What is the application? The blood and the oil on the ear teaches us to be careful what we listen to. We should only listen to that which harmonizes with the blood and the oil. This is going to affect our conduct and character. If there is nasty and unkind talk or filthy disgusting talk (which is on the increase), the blood and the oil will say that is the abominable thing which God hates and we will do something about it. Is it on the radio? Then we will turn it off very quickly. I do not listen to the radio. It has too much of the world, but I like to hear the weather report and the news. I am utterly disgusted with the five-minute program supposed to be a little Christian message for the day. Usually there is not a word of God or of Christ, and there is rarely a reference to the blood of Christ or the work of the Holy Spirit. Indeed, I think there is no Christianity about most of these five-minute talks. If it is on the lips of those around us we will watch for our opportunity and as wisely and as prayerfully as possible make our protest so as to bring it to an end. This is a test to apply to a church and to a pulpit in particular. When we listen to a sermon is much made of the blood of Christ? Is much made of the Holy Spirit?
Then the blood and the oil were on the thumb. It teaches that I ought not to do anything that is contrary to Christ or to the Holy Spirit. Like Dorcas, we may use our fingers to make things for others in Christ’s name. We will go about our home and business duties in a way which is never contrary to the will of Christ or of the Spirit of God. I remember that when I was a young man at Portsmouth, dockers and sailors who were free would play cards. I was often asked “Is it right to play cards? You do not play.” If the blood and the oil are on our thumb we will not go in for card games. They often lead to playing for money, only a little to start with, then it is generally increased. No, that is not of God; and if this were more generally proclaimed and appreciated there would not be robbery taking place, such as we often hear. Thieves seizing wages or money from a Post Office or Bank. We would want our hands to do only such things as Jesus did when He was on earth.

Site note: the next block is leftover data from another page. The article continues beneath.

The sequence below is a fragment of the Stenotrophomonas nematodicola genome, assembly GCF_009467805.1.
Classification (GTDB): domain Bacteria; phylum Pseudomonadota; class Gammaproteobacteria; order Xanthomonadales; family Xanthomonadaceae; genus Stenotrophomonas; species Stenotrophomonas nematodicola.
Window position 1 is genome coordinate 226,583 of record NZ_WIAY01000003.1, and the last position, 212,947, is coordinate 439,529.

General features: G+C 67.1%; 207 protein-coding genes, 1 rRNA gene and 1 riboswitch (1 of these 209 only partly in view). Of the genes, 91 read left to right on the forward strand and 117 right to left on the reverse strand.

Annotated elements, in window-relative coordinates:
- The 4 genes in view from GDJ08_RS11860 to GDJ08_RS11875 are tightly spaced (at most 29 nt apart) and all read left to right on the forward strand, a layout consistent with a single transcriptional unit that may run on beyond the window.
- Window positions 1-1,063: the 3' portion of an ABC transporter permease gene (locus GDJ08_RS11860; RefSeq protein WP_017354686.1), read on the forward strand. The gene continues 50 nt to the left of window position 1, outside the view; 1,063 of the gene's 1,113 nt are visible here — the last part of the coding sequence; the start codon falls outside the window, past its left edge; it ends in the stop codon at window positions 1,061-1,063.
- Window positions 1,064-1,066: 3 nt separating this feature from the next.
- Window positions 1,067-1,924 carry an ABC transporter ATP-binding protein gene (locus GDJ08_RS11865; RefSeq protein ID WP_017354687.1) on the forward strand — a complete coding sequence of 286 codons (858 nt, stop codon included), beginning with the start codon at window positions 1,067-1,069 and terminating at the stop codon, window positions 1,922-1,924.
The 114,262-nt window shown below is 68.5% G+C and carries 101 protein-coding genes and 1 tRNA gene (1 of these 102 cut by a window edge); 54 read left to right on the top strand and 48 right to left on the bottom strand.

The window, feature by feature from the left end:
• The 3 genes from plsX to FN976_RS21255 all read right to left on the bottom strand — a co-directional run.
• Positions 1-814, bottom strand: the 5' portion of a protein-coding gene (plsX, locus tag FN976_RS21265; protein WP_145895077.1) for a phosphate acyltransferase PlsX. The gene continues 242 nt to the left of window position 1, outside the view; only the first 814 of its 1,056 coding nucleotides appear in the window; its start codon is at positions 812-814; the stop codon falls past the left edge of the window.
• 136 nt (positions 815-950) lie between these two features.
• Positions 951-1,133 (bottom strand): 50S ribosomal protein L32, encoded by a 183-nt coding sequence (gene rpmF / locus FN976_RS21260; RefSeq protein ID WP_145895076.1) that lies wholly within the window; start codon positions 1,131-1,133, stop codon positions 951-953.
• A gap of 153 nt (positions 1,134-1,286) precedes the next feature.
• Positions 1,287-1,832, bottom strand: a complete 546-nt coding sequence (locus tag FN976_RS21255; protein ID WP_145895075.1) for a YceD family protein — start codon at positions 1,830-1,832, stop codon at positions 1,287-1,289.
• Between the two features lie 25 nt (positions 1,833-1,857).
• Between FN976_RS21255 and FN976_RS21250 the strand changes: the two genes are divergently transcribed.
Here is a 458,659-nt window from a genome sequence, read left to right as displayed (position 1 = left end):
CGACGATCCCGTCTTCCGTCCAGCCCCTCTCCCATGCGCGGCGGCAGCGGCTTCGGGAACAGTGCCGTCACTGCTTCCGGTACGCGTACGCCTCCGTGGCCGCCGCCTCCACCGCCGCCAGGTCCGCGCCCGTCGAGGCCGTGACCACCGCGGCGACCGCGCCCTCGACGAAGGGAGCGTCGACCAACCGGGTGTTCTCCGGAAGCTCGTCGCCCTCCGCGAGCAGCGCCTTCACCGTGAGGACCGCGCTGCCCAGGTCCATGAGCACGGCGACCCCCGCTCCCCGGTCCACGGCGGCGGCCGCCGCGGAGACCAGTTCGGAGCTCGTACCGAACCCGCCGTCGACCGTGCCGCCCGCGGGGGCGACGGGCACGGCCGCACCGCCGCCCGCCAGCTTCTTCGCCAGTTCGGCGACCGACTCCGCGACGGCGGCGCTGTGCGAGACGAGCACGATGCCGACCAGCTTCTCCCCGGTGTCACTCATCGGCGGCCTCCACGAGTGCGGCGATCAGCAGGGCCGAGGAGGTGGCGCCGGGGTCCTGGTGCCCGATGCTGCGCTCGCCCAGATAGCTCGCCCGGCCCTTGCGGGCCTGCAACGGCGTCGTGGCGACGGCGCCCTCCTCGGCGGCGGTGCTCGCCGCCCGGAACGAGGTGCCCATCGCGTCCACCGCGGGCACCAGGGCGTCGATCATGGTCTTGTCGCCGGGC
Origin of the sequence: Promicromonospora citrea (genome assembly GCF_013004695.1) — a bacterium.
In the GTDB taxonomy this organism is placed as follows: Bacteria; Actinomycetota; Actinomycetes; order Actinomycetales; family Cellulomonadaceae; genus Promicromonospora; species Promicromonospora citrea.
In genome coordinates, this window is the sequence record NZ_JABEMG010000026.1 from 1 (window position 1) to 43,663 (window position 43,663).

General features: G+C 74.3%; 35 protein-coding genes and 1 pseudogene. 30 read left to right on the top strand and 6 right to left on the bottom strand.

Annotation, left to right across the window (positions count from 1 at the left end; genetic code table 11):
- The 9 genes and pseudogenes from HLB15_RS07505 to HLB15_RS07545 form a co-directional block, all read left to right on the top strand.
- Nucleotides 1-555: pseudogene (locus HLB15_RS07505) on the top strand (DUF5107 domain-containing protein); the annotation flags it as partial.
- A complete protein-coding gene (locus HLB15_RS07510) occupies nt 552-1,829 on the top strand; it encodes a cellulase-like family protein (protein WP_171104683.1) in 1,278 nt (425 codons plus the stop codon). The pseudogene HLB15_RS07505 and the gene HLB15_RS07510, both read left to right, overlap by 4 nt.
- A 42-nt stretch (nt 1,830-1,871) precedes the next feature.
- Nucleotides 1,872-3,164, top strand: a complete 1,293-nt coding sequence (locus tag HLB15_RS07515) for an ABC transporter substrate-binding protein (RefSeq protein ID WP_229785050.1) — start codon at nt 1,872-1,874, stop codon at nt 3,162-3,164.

Also, the blood and the oil were on the toe (the foot). Surely this teaches us that we will only wish to go to those places and do those things which are not contrary to the will of Christ, Who shed His blood, and of the Holy Spirit, Who renews our souls. At classes years ago I was often asked, “Is it right to go to a dance?” There was a minister and he had a young peoples’ fellowship. He had just been appointed and one of his first engagements was to meet this fellowship to draw up a plan for the future program. They decided to have one or two missionaries come and tell of their work in foreign lands. They wanted one or two slide lectures. Then one person said “Could we have one or two dances? other churches have them.” lie said “Oh, I would not like that.” Well, he was new to them and they did not like to press it. The next year came and a program had to be arranged. Again two or three seemed anxious for a dance, but he managed to pass it off. The third year came and once more the matter was raised. One said “Some people do not come to our fellowship because there is no dancing, whereas in so and so church they have two or three dances and they get a very fine membership.” He felt he could not pass it off as he had on previous occasions so he said, “We will have to meet again next week. Give me a week to think about it.” So the week passed. They met and the matter was raised. He said “I have been thinking a lot about it and I have decided you can have two dances.” Some faces were all smiles, but when he continued “The young men can have their dance on one evening and the young women can have their dance another evening,” those smiles changed into frowns. So he asked, “Why, what is the matter?” “Well, we wanted dancing.” “Have I not said you can have dancing?” “Oh, but that is not dancing.” He said “My dear young friends you have reminded me that there was dancing in the Bible — so that there can be nothing wrong with dancing. I agree. But Bible dancing is very different from modern dancing. Bible dancing was young men dancing with young men and young women dancing with young women. Miriam and her young maidens danced and as they did so they sang praises to the Lord. Now I have no objection to that dancing but we cannot have anything to do with the mixed dancing of today.”